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Thread: glidslope questio

  1. #1

    Default glidslope questio

    if the angle at which you approach the runway must be 3 degrees, what do u need charts to know the altitude at which u can intercept the glidslope. at a given distance from the runway shouldn´t the intercepting altitude be the same for all runways in any airport?
    also please tell me, how do you know the distance from where you are to a given close by airport or otherwise
    thank you in advance.

  2. #2

    Default

    The glide slope angle is whatever the airport requires. Hilly terrain, buildings or other obstacles might require a steeper descent or even an indirect or "dog leg" approach to avoid a collision.

    The same holds true for the intercept point.

    As for distance from a nearby airport, you can use charts, the gps, the simulator's internal map, ils sytems, etc., etc.

    A good start is reviewing the learning material built into the flight simulator.

    Additionally, you might want to get copies of a couple of these free FAA publications:

    https://www.faa.gov/regulations_poli...nuals/aviation

    https://www.faa.gov/regulations_poli.../aviation/phak

  3. #3

    Default

    your right about your "the same" thinking.

    for distance-vs-altitude:
    work with a global number of 300ft per mile.

    discribing here as if looking up frim along gliddslope:
    1 Nm--300 ft
    2 --------600 ft
    3---------900 ft
    4--------1200 ft
    5--------1500 ft
    6--------1800 ft
    7--------2100 ft
    8--------2400 ft
    9--------2700 ft
    10------3000 ft

    so at 10 Nm out the glideslope is approx 3000 ft above the airports own altitude .
    (3000 above the airports elevation above sealevel.)

    (its actually a hair higher then 3000. But the list above is close enough, and is easy to remember and use during a busy descent to keep track of things. )

  4. #4

    Default

    great and very good answer, I guess my theory would work only if the terrain was completly flat around the airport, I'll follow ur hints and for the time being I will work with the rule of 300 feet per mile.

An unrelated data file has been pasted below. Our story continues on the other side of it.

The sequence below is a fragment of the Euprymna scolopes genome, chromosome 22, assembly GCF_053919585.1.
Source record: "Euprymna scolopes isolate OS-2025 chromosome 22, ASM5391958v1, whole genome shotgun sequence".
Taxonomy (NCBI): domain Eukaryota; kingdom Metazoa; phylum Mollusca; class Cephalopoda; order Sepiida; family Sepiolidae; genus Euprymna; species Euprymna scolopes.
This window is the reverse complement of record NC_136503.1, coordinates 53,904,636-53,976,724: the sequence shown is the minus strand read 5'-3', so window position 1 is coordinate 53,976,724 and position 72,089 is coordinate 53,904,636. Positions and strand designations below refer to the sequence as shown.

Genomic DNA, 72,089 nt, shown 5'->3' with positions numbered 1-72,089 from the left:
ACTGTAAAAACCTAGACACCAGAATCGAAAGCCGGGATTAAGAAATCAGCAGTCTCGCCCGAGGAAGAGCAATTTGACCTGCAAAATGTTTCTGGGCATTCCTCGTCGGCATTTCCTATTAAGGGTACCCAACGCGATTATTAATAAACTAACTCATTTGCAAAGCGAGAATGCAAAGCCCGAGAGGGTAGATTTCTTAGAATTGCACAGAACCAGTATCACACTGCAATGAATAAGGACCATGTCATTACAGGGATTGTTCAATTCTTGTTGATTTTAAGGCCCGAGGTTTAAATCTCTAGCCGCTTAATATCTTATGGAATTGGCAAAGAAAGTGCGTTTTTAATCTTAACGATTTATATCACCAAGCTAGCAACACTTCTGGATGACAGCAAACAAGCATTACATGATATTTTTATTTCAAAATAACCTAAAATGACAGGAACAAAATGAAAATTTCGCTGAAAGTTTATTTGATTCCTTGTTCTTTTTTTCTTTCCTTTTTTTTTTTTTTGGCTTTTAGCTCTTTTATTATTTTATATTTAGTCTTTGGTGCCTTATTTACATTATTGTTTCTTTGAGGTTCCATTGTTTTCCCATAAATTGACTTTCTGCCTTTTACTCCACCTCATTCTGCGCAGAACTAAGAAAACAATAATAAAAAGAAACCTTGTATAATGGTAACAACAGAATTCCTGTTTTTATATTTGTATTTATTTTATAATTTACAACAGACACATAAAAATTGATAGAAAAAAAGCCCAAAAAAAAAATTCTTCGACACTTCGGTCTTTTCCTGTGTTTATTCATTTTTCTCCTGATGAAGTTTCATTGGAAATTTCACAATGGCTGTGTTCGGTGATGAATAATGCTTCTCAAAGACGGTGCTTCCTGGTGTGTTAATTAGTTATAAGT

thank you

  5. #5

    Default

    great tip, and also no pun intended very funny: I'm 79 years old and I never thot somebody would be kind enough of reminding me the table of 3.
    thank you

  6. #6

    Default

    As I said, great tip, but to work with it, I need to know how far out I am from the runway, which was the second part of my question
    thank you

  7. #7
    Join Date
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    Default

    if the angle at which you approach the runway must be 3 degrees, what do u need charts to know the altitude at which u can intercept the glidslope. at a given distance from the runway shouldn´t the intercepting altitude be the same for all runways in any airport?
    To elaborate a bit on what Ray said, the quick answer is NO. The angles are not necessarily the same, even at the same airport, though the "standard" is 3º, some may, due to obstructions, terrain, or other factors, need more or less (mostly more) -- perhaps there is steeper terrain on one approach needing, say, 4º to be safe. In addition, there may be slopes, such that not all touchdown zones are the same elevation, thus even at 3º requiring different altitudes.

    And the charts have (for real life) a tremendous amount of other information that you need to do a proper, legal and safe instrument approach. Distance, assuming no GPS info, can be found by reading a DME, when the facility is properly euipped, but you can also use another VOR to find where you are (relative bearing, and a chart to find where the two cross, then it can be calculated. There are also Outer, Middle and sometimes Inner marker beacons whose distance from the field can be read on the chart, and ATC can tell you by radar. And these distances are not always the same on different runways or airports.

    Charts also tell you what the minimums are for a given approach (not always 200 ft. on an ILS, and different on a localizer or back course approach), and they are not the same for all aircraft, mostly based on approach ground speed, and different yet for circling approaches.

    Note, too, that I'm only scratching the surface for the information on those charts, and it's all needed for a safe approach.

    But with that all said, it's your sim, so do what you wish -- physical safety isn't an issue there.

    Larry N.

    As Skylab would say:
    Remember: Aviation is NOT an exact Science!

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